A VISITOR TO DEVON
by Dr Hugh Wills
At Sea in Plymouth Sound
One careless word from Midshipman Home was all it took, and a gaggle of twenty white-frocked Brixham girls headed for the quayside. They mobbed the shore party and had to be man-handled out of the ship’s cutter, probably with some degree of enthusiasm by sailors who hadn’t been ashore for many weeks.
What was all the fuss about? Well, the date was 25th July 1815 and on board the “Billy Ruffin” – the matelots’ name for His Majesty’s 74-gun Ship of the Line Bellerophon. Which was anchored in the heaving swell of Torbay, onboard “The Ogre” , none other than Napoleon Bonaparte himself. The girls were desperate to see the man who had such a devastating reputation.
He had surrendered to Captain Maitland ten days earlier off the ne d’Aix in the Basque Roads to the west of Rochefort, being “on the run” at the time from Louis XVIII, the Prussians, and many others. The tide in his affairs had clearly turned since the battle of Waterloo on 18th June. Napoleon had hoped to get to the United States, but the British blockade prevented this. Given the alternatives he was happy enough to accept the hospitality of the British Navy, thinking that the outcome would be carriage to England where he would certainly be received as an honoured guest. How very wrong his assumptions turned out to be!
Despatches from Lord Keith, Commander-in-Chief of the Channel Fleet, arrived next day with orders to sail under escort directly to Plymouth. Once there Napoleon was not to be allowed ashore and only those authorised by Lord Keith himself would be permitted to board the Bellerophon. Accompanied by the frigates Slaney and Myrmidon the 74 gunner weighed anchor at 5am on 26th. The short journey was hampered by adverse winds, but eventually, at 4pm that same day Plymouth Sound was reached, and the three ships dropped anchor 100 yards north of the breakwater.
News of Napoleon’s capture had reached the south west, certainly by 21st July. An article in The Sherbourne and Yeoville Mercury on that date gave all the details to the eager public, who, “putting two and two together” headed for Plymouth. Even on the very first evening there were many trippers afloat trying to catch glimpse of “The Ogre”. To ensure that these unwanted spectators were kept at a respectable distance six longboats circled the Bellerophon and the two guarding frigates, the Eurotas and the Liffey. As an added precaution a small cannon had been fitted to each longboat. However, such was the noise of the blanks fired that even Napoleon, master exponent of massed artillery barrage, complained of the din. Maitland, probably just as annoyed by the row, agreed to a cessation of the guns.
Rumours of Napoleon’s exile to St Helena abounded in the city as early as Thursday 27th. This only heightened the sales pitch of the boatmen, who were eager to make the most of the opportunity. Mr J Burt of the Barbican advertised trips on his boat The Fly for one shilling and sixpence “To see the Bonny Party”. Others also cashed in on this unexpected windfall. It was reported in The Plymouth and Dock Telegraph that on Sunday 29th as many 10,000 persons in a thousand small boats circled the Bellerophon. The crowds were not just locals: many had come from as far afield as Glasgow.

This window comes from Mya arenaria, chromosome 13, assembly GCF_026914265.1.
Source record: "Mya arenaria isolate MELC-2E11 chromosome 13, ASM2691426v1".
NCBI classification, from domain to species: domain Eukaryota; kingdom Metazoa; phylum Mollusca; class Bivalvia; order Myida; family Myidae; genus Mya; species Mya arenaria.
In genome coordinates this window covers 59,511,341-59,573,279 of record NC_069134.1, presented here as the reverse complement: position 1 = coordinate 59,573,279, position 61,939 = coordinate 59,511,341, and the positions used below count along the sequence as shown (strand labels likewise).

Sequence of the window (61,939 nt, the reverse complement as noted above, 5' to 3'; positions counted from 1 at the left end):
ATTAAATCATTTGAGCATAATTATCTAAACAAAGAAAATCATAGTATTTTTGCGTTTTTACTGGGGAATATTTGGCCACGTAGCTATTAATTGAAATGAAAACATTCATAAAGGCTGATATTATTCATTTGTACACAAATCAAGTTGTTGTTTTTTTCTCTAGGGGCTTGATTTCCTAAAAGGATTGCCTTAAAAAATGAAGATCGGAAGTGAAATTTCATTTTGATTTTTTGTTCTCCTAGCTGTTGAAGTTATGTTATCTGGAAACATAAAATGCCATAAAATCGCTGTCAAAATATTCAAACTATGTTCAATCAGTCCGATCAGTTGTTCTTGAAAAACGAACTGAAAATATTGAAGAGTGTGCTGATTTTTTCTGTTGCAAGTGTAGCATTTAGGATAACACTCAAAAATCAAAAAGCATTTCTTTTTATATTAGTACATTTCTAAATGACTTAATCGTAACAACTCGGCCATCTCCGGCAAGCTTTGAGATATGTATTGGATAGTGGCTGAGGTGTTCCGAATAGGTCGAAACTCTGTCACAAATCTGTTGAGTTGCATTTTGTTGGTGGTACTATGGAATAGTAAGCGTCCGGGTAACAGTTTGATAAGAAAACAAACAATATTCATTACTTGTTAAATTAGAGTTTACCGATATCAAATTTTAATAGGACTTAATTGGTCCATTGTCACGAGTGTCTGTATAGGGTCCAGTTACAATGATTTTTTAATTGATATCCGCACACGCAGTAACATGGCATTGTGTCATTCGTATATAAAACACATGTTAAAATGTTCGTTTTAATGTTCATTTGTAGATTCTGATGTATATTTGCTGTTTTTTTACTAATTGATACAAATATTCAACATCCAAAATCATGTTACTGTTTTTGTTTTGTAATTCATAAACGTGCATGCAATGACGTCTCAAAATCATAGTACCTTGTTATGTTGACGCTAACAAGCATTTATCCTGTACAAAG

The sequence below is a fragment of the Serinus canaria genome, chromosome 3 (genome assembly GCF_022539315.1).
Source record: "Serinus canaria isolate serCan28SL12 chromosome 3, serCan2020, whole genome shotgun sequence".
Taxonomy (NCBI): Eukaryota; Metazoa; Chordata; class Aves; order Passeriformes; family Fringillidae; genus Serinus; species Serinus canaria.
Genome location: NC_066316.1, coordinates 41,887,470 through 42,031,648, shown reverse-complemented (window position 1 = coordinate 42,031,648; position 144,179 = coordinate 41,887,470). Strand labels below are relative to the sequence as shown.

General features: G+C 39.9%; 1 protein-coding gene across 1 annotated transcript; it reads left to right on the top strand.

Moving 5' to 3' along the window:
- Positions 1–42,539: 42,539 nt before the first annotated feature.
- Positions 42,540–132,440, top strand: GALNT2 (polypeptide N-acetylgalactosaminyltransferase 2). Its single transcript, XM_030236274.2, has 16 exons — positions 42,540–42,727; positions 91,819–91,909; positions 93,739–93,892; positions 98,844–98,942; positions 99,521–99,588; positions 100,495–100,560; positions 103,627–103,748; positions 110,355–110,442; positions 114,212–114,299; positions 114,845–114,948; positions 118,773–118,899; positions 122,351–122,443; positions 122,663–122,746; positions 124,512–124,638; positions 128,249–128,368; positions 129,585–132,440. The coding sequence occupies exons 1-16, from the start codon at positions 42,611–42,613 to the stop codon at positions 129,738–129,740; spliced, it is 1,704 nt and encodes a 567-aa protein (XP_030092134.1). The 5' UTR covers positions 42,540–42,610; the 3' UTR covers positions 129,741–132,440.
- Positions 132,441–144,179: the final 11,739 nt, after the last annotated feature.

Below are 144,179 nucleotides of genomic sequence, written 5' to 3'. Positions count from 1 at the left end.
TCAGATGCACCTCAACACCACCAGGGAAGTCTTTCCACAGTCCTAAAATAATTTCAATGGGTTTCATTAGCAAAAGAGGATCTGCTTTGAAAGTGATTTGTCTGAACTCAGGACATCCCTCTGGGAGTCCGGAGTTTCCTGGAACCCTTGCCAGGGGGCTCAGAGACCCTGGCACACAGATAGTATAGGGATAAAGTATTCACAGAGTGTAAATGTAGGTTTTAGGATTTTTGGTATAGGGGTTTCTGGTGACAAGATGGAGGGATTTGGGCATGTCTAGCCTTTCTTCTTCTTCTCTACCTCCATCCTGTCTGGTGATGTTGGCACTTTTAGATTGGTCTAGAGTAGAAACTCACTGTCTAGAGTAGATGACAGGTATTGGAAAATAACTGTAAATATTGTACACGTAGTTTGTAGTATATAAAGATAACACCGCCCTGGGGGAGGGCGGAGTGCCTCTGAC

Such were the numbers that descended on Plymouth that lodgings were extremely hard to come by. The crowds of spectators also took to wearing red carnations. The sight of these flowers gave much hope to Napoleon and his entourage that a definite pro Bonaparte following seemed to be forming.
The sailors of the “Billy Ruffin”, keen to please the public, chalked messages on a blackboard hung over the forecastle rail. “Now talking to the officers”, “Asleep in his cabin”, “Gone to dinner”, “Lunching”, and “About to go on deck” were displayed for all to see, including Mrs Maitland, wife of the Captain. Alas, she too was not allowed aboard. Napoleon offered her a few words of consolation on Thursday 27th: “this is very hard… Lord Keith is a little too severe, is he not Madam?” Turning to Captain Maitland he added, “I assure you, her portrait is not flattering. She is handsomer than it is”. What Maitland said in return is not recorded.
If Napoleon wasn’t allowed ashore, then his washing was. Stories were reported in the press that certain people had even tried on these items “out of blind infatuation”. Another story hit the headlines, one poor soul by the name of Boynes, a mason from the dockyard, had drowned when the craft he was on collided with a vessel from the Britton.
On Friday evening the 28th Napoleon had a sobering view of ships entering the Sound carrying French prisoners-of-war captured at Waterloo. They were destined for Dartmoor Prison, whose construction had begun in 1806 to accommodate an ever increasing number of Frenchmen, who prior to that date had been housed either in the prison hulks in part of the river Tamar, known as the Hamoaze; or in Mill Prison, later known as Millbay Barracks. Within a year most would be sent back to France, unlike Napoleon who would never be released.